Here’s another story from the roller coaster that has been my life. I call it,
“Wild Ride Wednesday”.
I had been married to Terry for a year and a half and I finally had to admit that I had made a terrible mistake. I worked very, very hard on that marriage. I know people say that, but I really went above and beyond what Dr. Laura calls the “care and feeding of husbands”.
I could no longer suffer the abuse. I was tired. So, on April 1, 1984, I gave my apartment manager notice. I told her I’d be moving out at the end of the month and Terry would not be moving with me. I wanted my name taken off the lease as soon as possible so my credit wouldn’t be jeopardized.
Somewhere around the middle of the month I started to get nervous—not about ending my marriage—but about the calendar. I was late! I walked to the K-Mart on the corner of Kings Canyon and Chestnut and bought a pregnancy test. I took it home and carefully followed the instructions as spelled out on the neatly folded box insert.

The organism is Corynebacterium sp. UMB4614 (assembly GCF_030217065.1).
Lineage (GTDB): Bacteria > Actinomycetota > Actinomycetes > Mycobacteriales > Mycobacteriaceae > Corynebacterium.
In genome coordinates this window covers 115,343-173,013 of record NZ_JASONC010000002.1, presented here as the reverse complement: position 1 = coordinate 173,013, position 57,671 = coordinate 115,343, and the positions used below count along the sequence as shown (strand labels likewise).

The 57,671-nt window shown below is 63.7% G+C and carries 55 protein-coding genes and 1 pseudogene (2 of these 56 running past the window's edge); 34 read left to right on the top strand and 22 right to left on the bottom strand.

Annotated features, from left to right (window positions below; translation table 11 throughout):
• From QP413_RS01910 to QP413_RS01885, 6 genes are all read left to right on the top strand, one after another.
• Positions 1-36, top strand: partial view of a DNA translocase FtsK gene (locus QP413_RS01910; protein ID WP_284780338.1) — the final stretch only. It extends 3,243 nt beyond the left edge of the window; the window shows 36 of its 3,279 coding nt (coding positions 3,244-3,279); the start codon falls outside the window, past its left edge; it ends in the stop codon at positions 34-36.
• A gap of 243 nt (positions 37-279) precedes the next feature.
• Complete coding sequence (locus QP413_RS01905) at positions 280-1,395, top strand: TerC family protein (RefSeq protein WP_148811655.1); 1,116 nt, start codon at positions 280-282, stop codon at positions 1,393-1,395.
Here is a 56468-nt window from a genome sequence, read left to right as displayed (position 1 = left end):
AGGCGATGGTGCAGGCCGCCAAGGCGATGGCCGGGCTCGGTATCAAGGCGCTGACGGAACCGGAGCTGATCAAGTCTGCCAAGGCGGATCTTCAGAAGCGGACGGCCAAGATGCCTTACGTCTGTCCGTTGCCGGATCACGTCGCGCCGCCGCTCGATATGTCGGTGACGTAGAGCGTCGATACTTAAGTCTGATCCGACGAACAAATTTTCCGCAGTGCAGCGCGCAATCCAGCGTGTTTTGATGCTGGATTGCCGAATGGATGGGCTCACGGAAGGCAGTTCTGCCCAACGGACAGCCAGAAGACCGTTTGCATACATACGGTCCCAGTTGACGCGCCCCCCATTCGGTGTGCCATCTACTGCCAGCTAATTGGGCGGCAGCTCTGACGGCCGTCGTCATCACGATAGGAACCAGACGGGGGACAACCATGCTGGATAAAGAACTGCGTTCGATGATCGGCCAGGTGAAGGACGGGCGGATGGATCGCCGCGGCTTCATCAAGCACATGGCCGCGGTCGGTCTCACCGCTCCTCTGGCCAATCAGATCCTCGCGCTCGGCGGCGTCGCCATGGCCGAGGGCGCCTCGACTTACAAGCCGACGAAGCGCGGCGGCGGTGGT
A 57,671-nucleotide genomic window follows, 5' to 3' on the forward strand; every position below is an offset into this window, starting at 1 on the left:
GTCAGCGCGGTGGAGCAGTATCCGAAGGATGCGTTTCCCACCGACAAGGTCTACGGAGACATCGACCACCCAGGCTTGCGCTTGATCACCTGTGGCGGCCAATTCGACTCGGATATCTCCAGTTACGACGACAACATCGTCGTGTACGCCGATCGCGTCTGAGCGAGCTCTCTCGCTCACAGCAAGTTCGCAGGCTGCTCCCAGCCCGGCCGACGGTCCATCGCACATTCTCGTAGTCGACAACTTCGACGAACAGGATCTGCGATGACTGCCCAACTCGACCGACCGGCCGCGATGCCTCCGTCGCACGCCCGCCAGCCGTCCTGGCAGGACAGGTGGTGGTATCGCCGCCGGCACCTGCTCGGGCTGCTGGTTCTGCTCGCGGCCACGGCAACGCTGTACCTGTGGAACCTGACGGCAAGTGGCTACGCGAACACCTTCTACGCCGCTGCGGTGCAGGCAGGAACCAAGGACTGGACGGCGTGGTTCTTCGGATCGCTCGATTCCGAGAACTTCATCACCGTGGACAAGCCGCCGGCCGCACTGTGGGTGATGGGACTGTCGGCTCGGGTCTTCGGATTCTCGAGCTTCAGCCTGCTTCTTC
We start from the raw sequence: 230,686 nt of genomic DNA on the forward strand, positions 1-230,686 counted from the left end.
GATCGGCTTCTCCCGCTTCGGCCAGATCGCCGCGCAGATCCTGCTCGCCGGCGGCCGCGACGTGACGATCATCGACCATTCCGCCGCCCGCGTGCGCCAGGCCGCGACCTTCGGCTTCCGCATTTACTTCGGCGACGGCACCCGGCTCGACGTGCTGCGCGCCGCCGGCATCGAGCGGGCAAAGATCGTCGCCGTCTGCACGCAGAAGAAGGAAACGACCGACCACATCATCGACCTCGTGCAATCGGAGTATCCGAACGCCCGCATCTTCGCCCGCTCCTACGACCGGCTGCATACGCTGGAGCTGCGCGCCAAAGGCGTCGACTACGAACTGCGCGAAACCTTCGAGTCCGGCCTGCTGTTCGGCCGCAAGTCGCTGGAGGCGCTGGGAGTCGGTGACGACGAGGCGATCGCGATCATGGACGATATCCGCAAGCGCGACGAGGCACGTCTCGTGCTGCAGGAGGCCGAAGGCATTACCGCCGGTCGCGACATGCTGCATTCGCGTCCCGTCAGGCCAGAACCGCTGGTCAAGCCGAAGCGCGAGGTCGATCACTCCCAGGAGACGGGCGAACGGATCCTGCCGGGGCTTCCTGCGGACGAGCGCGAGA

The water turned blue! There was no “First Response” back in the day and blue water was the old school way I learned I was pregnant.
Terry shrugged his shoulders and said, “Well, I guess we should stay together”. Romantic! The news actually did bring a respite from the pain and we were happy for another minute or two.
I believed the baby would change Terry’s drug abusing, womanizing, and selfish ways. Most women in abusive relationships stay way too long. And, FYI, a baby NEVER fixes a bad relationship.
I was sixteen weeks along when I woke up at 3:00 one morning and had to use the bathroom. I was bleeding! I was so scared. Although I knew I wasn’t bringing my child into an ideal situation, this was still my baby and I already loved it. We had even chosen a name!
Terry wasn’t home. He was rarely home. He was a cocaine addict who partied all night and slept all day. I supported us. I lay in bed and prayed and cried. “Please God”, I pleaded, “save my baby’s life.”
My husband stumbled up the stairs and into our apartment at about 6:am. I was still crying. I told him I was bleeding and I was afraid I might be having a miscarriage.
“Good!” He didn’t spend a millisecond comforting me. “You know this baby shouldn’t be born.” I cried, buried my head in my hands, and sobbed uncontrollably. “Listen,” he pulled my arm away from my face and squeezed my wrist, “I know how to hit you in such a way that the doctors will believe it was a miscarriage. If you don’t lose the baby now—I can make it happen.”
Terry twisted my arm behind my back, announced he was going to bed, and walked away. I showered, got dressed, and left for work.
On December 8, 1984, Dallas Wayne was born—full term and extremely healthy.